As devotees of Shri Krishna gear up to celebrate his birthday (Shri Krishna Janmashtami), here’s taking a look at some of the Lord’s most famous temples situated across India:
Radha Raman temple
The deity at the Radha Raman temple is a swayambhu (self-manifested) from salagram-sila on the full moon day of Vaisakha. Dedicated to Radha Raman (lover of Radha), the temple was established over 600 years ago by Gopala Bhatta Goswami.
Situated near Kesi Ghat, the construction of Jugal Kishore temple was completed in 1627. Shri Krishna had killed Kesi, the horse demon at this spot, and hence it is also known as the Kesi Ghat Temple. Mughal ruler Akbar is said to have visited this temple in 1570.
The Rangji temple situated in Shri Krishna janmabhoomi or Mathura is built in South Indian style. It is dedicated to Ranganathan, a form of Lord Vishnu who rests on Sheshnaag, the thousand headed serpent.
Pic courtesy: thinkingparticle.com
Bankey Bihari Temple
The Bankey Bihari is dedicated to Shri Krishna who is seen standing in the Tribhanga posture. Popular for Jhoolan and Janmashthami celebrations, the Bankey Bihari temple was built by Swami Haridas. Banke Bihari is believed to be a late riser and doesn’t wake up before 9am. The Mangal Aarti in the temple is sung only during Janmashtami.
Pic courtesy: tatiyasthanvrindavan.blogspot.in
Madana Mohan Temple
The Madana Mohan temple is one of the oldest temples built in Vrindavan. Originally known as Madana Gopala temple, the Madana Mohan temple is situated on the banks of the Yamuna. Constructed in the year 1580 at the foot of a hill called Aditya tila, the original idol of Madana Mohan was discovered at the base of an old Vata tree by Aditya Acharya.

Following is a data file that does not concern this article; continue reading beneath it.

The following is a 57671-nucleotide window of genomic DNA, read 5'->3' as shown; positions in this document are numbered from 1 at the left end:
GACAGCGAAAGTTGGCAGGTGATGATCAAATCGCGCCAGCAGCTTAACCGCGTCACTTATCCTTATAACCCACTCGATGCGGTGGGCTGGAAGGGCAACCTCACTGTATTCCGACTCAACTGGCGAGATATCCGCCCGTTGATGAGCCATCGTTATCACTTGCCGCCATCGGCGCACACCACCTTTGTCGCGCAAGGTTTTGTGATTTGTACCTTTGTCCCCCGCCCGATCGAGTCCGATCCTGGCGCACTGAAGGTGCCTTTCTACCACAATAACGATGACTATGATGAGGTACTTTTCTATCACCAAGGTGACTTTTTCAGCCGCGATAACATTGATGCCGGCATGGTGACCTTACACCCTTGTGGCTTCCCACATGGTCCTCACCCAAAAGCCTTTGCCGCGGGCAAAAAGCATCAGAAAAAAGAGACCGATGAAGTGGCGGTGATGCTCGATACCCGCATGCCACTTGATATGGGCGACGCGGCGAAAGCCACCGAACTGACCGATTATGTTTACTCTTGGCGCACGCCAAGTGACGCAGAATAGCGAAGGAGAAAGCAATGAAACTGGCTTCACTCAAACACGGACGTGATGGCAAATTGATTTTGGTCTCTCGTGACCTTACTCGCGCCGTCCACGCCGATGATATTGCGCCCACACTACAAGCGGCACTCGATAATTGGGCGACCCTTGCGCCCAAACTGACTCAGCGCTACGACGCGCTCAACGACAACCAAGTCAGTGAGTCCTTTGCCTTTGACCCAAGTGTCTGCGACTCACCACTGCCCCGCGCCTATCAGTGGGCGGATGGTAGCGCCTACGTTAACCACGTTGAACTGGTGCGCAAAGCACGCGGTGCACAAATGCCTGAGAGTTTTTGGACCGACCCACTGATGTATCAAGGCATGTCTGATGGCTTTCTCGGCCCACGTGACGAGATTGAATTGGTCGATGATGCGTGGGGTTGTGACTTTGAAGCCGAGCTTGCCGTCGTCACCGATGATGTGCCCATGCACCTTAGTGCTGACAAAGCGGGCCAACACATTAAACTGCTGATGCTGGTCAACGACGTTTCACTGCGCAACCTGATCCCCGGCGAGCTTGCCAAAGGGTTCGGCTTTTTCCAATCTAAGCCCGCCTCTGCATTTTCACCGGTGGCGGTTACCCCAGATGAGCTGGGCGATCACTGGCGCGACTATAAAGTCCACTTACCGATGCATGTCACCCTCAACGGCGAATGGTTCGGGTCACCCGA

Pic courtesy: indiatemples.co
The Nikunjavana is not a temple in the literal sense but a divine place once frequented by Shri Krishna. The lord spent time with his consort, Radhika (Radha) here. The Nikunjavana is full of trees. Devotees do not visit the vana (forest) post sunset as it is believed that the lord comes to the spot every evening to spend time with Gopis (cow-herd girls) symbolised by the trees.
Built in Dwaraka, a city named after the kingdom of Shri Krishna, which is now submerged under the sea, the Dwarakadheesh temple in Gujarat is a 5 storey structure held by 72 pillars. It is believed to be 2500 years old. The temple is situated along the Gujarat coast line which was once ruled by the Yadava clan.
Pic courtesy: shrimadbhagwatkatha.com
Unlike other Shri Krishna idols, the Jagannath temple has idols of the Lord and his siblings- Balbhadra and Subhadra - made of wood. Their figures look incomplete. Built by Raja Ananta Varman Chodaganga of the Eastern Ganga Dynasty in the 11th century, the Jagannath temple in Puri is one of the most sacred places of worship. The temple is also hugely famous for its annual Rath Yatra, which draws millions of tourist year on year.
Pic courtesy: shrimadbhagwatkatha.com
Also known as the ‘Bhooloka Vaikunta’ or the abode of Lord Vishnu on Mother Earth, the Guruvayur temple, dedicated to Shri Krishna is situated in Kerala. The temple is also known as Dwarka of Dakshin Bharat (South India) as it is one of the most famous temples in India. The idol of Sri Krishna in the temple is believed to have been worshipped by Lord Brahma himself.
Prem Mandir, built in the holy town of Vrindavan is one of the newest temples dedicated to Shri Krishna. The temple structure was established by spiritual guru Kripalu Maharaj. The main structure built in marble looks incredibly beautiful and is an educational monument that reflects the true history of Sanatana Dharma. Figures of Shri Krishna and his followers depicting important events surrounding the Lord’s existence cover the main temple.